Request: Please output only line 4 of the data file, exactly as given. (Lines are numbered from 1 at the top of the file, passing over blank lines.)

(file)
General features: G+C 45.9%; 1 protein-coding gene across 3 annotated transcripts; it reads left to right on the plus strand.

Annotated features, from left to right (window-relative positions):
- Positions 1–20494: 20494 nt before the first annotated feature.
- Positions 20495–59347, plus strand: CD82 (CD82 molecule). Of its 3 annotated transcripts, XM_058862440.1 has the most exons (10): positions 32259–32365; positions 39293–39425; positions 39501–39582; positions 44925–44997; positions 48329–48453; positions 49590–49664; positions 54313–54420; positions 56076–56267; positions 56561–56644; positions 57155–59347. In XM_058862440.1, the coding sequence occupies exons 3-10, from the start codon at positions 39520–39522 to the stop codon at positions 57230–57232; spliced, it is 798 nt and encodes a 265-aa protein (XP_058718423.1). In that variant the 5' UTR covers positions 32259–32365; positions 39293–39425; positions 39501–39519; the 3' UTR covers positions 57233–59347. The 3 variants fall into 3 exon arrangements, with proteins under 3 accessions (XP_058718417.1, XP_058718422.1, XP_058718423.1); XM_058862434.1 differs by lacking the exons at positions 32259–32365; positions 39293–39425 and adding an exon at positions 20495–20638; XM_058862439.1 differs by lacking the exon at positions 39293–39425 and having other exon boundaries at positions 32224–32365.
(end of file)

- Positions 20495–59347, plus strand: CD82 (CD82 molecule). Of its 3 annotated transcripts, XM_058862440.1 has the most exons (10): positions 32259–32365; positions 39293–39425; positions 39501–39582; positions 44925–44997; positions 48329–48453; positions 49590–49664; positions 54313–54420; positions 56076–56267; positions 56561–56644; positions 57155–59347. In XM_058862440.1, the coding sequence occupies exons 3-10, from the start codon at positions 39520–39522 to the stop codon at positions 57230–57232; spliced, it is 798 nt and encodes a 265-aa protein (XP_058718423.1). In that variant the 5' UTR covers positions 32259–32365; positions 39293–39425; positions 39501–39519; the 3' UTR covers positions 57233–59347. The 3 variants fall into 3 exon arrangements, with proteins under 3 accessions (XP_058718417.1, XP_058718422.1, XP_058718423.1); XM_058862434.1 differs by lacking the exons at positions 32259–32365; positions 39293–39425 and adding an exon at positions 20495–20638; XM_058862439.1 differs by lacking the exon at positions 39293–39425 and having other exon boundaries at positions 32224–32365.